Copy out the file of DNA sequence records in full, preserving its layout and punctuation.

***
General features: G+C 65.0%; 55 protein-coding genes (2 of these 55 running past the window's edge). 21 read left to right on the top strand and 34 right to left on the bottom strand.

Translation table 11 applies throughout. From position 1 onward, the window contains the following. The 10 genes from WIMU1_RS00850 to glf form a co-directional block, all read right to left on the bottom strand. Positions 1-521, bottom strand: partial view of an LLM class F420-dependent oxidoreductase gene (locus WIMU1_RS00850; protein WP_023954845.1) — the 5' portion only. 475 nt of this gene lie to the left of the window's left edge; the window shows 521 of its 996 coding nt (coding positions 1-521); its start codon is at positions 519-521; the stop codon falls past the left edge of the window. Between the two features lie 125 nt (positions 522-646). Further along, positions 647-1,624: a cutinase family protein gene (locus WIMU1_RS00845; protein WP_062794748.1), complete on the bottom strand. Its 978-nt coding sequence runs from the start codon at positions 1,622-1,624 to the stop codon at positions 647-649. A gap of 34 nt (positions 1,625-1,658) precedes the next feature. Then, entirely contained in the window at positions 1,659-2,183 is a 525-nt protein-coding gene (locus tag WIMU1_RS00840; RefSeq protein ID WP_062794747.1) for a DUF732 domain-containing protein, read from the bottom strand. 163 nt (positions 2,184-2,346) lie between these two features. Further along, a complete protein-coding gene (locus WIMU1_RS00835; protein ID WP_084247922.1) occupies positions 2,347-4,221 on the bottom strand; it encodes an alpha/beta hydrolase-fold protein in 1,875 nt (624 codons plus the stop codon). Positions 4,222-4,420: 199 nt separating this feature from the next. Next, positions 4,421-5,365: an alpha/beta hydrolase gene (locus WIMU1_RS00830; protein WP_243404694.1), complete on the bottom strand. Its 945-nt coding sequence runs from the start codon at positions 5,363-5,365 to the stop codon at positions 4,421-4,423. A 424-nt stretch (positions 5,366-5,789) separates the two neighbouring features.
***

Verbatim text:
General features: G+C 65.0%; 55 protein-coding genes (2 of these 55 running past the window's edge). 21 read left to right on the top strand and 34 right to left on the bottom strand.

Translation table 11 applies throughout. From position 1 onward, the window contains the following. The 10 genes from WIMU1_RS00850 to glf form a co-directional block, all read right to left on the bottom strand. Positions 1-521, bottom strand: partial view of an LLM class F420-dependent oxidoreductase gene (locus WIMU1_RS00850; protein WP_023954845.1) — the 5' portion only. 475 nt of this gene lie to the left of the window's left edge; the window shows 521 of its 996 coding nt (coding positions 1-521); its start codon is at positions 519-521; the stop codon falls past the left edge of the window. Between the two features lie 125 nt (positions 522-646). Further along, positions 647-1,624: a cutinase family protein gene (locus WIMU1_RS00845; protein WP_062794748.1), complete on the bottom strand. Its 978-nt coding sequence runs from the start codon at positions 1,622-1,624 to the stop codon at positions 647-649. A gap of 34 nt (positions 1,625-1,658) precedes the next feature. Then, entirely contained in the window at positions 1,659-2,183 is a 525-nt protein-coding gene (locus tag WIMU1_RS00840; RefSeq protein ID WP_062794747.1) for a DUF732 domain-containing protein, read from the bottom strand. 163 nt (positions 2,184-2,346) lie between these two features. Further along, a complete protein-coding gene (locus WIMU1_RS00835; protein ID WP_084247922.1) occupies positions 2,347-4,221 on the bottom strand; it encodes an alpha/beta hydrolase-fold protein in 1,875 nt (624 codons plus the stop codon). Positions 4,222-4,420: 199 nt separating this feature from the next. Next, positions 4,421-5,365: an alpha/beta hydrolase gene (locus WIMU1_RS00830; protein WP_243404694.1), complete on the bottom strand. Its 945-nt coding sequence runs from the start codon at positions 5,363-5,365 to the stop codon at positions 4,421-4,423. A 424-nt stretch (positions 5,366-5,789) separates the two neighbouring features.